3 aero-(vibro)-acoustic scenarios to solve flow-induced noise

By Els Verlinden

Inside the car’s cabin, and especially for a hybrid or an electric vehicle, the overall noise level is primarily dominated by HVAC, cooling and wind noise. These are usually simulated using FEM models. Yet, there are FE models and FEM models. What is meant with ‘lean’ FEM models? And how can you benefit from these lean FE models to facilitate the prediction of flow-induced noise?

The supremacy of lean FEM models to solve flow-induced noise

Finite Element Model Adaptive Order, or FEMAO, does the trick. Adaptive models contain the right number of Degrees of Freedom (DOFs) at whichever frequency of interest. They offer the same accuracy and level of detail, but much faster than standard FEM simulations.

How? Well, unlike standard FEM simulations which need to use very small FE elements to capture pressure fields at higher frequencies. FEMAO uses a coarse mesh to represent an acoustic domain, while the solver automatically adapts the order of the polynomials that were used to describe the pressure field within the FEM elements. Hence, the mesh is not refined with frequency. Yet the number of shape functions and their polynomial order is increased per element and per frequency. Moreover it is fully automatic, based on accuracy criteria. 1-0 for lean FEM models!

OK. Back to solving aero-acoustic and aero-vibro-acoustic source generation and propagation. Typically, this simulation solution supports three types of scenarios. These are described and demonstrated during the free webinar: 3 validated aero-(vibro)-acoustic scenarios to predict noise levels. We give you a glimpse hereunder.

1. Wind noise

Wind noise originating from a flow around a side mirror and A-pillars is emitted towards the car interior from side-window vibrations due external fluid loading. Logically, we need to compute acoustic pressure levels at driver’s ear.

To solve wind noise, we start with accurately analyzing the naked external aerodynamic loading on the CFD mesh boundaries. Next, we prepare wind loads for the vibro-acoustic model via advanced mapping. Eventually, we compute efficient FEM vibro-acoustic simulations using single coarse physical mesh for all frequencies of interest of the side-window and car interior using wind loads.

Example of how to solve aero-vibro-acoustic source generation and propagation at Hyundai Motor Company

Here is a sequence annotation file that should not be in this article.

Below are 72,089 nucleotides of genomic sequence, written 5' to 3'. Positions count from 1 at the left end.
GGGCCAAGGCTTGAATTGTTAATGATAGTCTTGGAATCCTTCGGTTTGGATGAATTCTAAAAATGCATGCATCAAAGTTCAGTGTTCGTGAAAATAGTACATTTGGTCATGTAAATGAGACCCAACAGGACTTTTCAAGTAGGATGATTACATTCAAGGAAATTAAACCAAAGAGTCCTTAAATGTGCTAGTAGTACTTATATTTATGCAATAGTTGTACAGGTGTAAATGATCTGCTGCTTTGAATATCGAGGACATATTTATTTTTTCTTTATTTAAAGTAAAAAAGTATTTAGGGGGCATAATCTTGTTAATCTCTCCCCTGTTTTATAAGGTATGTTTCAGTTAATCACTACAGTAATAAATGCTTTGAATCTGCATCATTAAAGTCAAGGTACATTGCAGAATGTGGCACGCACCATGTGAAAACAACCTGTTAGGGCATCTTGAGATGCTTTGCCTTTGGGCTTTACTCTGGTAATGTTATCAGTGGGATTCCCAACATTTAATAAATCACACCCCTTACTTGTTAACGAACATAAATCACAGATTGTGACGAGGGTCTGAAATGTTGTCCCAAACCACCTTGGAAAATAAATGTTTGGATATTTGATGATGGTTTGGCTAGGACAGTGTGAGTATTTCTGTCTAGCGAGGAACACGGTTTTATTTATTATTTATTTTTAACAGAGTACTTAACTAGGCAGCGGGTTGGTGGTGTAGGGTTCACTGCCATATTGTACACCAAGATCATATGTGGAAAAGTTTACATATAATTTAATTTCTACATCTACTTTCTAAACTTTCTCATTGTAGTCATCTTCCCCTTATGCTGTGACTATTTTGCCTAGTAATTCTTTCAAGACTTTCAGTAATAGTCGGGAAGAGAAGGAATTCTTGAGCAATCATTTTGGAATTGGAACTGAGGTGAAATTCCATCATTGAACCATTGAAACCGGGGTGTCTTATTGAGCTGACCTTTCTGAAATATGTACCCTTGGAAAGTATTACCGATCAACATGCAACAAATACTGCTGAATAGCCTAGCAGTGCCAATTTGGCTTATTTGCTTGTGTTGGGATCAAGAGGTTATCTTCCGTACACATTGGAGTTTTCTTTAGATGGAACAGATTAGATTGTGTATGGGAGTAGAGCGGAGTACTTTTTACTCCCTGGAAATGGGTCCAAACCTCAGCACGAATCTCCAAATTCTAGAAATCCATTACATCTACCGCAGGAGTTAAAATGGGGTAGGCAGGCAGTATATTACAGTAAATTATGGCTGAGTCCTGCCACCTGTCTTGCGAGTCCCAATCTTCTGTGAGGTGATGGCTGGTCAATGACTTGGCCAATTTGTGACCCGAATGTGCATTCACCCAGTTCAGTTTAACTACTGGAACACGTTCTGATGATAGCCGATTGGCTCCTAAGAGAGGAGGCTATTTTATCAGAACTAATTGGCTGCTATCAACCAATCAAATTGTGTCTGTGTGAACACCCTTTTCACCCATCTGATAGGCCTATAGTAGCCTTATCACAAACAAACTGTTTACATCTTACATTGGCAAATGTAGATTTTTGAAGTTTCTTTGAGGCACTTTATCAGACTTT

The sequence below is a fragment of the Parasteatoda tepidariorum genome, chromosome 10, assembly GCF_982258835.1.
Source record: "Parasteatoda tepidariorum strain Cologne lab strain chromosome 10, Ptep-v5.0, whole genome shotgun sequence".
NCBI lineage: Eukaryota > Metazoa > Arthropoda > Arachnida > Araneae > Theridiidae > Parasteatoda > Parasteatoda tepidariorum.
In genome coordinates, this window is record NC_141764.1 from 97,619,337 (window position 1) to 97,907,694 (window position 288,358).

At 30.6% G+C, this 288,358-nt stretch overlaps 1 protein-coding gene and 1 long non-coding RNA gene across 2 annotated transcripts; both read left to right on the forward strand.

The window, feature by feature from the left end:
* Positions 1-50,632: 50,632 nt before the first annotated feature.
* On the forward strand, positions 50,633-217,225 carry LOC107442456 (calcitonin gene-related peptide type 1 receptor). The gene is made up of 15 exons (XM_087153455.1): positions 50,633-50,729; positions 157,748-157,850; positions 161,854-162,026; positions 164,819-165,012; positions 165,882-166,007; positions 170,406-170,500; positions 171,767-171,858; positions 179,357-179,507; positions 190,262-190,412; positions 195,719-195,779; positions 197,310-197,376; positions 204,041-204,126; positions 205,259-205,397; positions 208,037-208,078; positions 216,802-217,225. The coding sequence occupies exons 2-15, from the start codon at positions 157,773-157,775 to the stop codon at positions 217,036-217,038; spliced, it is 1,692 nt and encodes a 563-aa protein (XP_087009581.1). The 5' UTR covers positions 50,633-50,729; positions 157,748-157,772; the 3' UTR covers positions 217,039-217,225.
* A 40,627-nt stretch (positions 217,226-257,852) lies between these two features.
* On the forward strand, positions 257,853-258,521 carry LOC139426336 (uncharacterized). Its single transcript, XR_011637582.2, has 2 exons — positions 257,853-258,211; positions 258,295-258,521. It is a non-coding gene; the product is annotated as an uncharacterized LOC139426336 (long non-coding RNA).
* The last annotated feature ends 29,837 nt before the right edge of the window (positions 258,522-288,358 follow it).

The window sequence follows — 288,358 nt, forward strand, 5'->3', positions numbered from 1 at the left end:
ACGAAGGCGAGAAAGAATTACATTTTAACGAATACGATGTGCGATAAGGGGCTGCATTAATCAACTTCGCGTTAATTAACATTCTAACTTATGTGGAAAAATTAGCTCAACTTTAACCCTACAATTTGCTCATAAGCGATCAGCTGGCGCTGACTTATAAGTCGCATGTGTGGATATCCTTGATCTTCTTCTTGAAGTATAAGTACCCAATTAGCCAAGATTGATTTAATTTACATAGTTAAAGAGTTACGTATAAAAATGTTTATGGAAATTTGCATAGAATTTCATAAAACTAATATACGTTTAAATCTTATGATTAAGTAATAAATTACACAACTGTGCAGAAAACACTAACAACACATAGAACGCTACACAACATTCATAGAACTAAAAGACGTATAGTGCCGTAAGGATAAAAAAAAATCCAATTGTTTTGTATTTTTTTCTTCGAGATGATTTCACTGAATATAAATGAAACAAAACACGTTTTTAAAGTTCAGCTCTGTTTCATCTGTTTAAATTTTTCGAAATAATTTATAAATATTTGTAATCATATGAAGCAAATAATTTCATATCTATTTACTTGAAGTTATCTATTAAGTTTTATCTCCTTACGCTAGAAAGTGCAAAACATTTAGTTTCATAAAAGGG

2. HVAC noise

As there is no masking noise from an internal combustion engine, flow induced acoustic sources on static components, such as HVAC noise is more prominent in electric and hybrid electric vehicles. There are various alternatives to handle the flow induced noise from duct components; with Simcenter STAR-CCM+ only, or by coupling Simcenter 3D with Simcenter STAR-CCM+ software. Both provide accurate results with different assumptions in free-field, while the hybrid solution also provides the acoustic response in presence of installation effects (including absorbing and reflective surfaces in the cabin).

Academic example of noise generated by a flap in a simplified HVAC duct

3. Fan noise

Depending on the user’s application, flow induced acoustic sources on rotating bladed components that generate fan noise, is addressed by either deploying the workflow with Simcenter STAR-CCM+ or by combining Simcenter STAR-CCM+ and Simcenter 3D solutions. Both methods rely on transient CFD simulation and provide the same results in free-field for tones and broadband levels (when there are no reflective or absorbing surfaces in the environment of the fan). In case you want to compute the acoustic propagation in presence of so-called installation effects such as walls, filters, heat exchangers, we couple both software solutions.

Academic example of noise generated by a flap in a simplified HVAC duct

Interested to hear more? Watch the on-demand webinar: 3 validated aero-(vibro)-acoustic scenarios to predict noise levels and discover how to predict and address flow-induced noise at an early stage of the design cycle.

Korcan Kucukcoskun

This aero-acoustic modelling approach for flow-induced noise enables lean, surface pressure-based source creation for stationary or rotating surfaces. It requires minimized input data from CFD solution for source generation. Coupling the FEM structural solver with FEMAO acoustic solutions also allows to account for installation effects in sound propagation.

This article first appeared on the Siemens Digital Industries Software blog at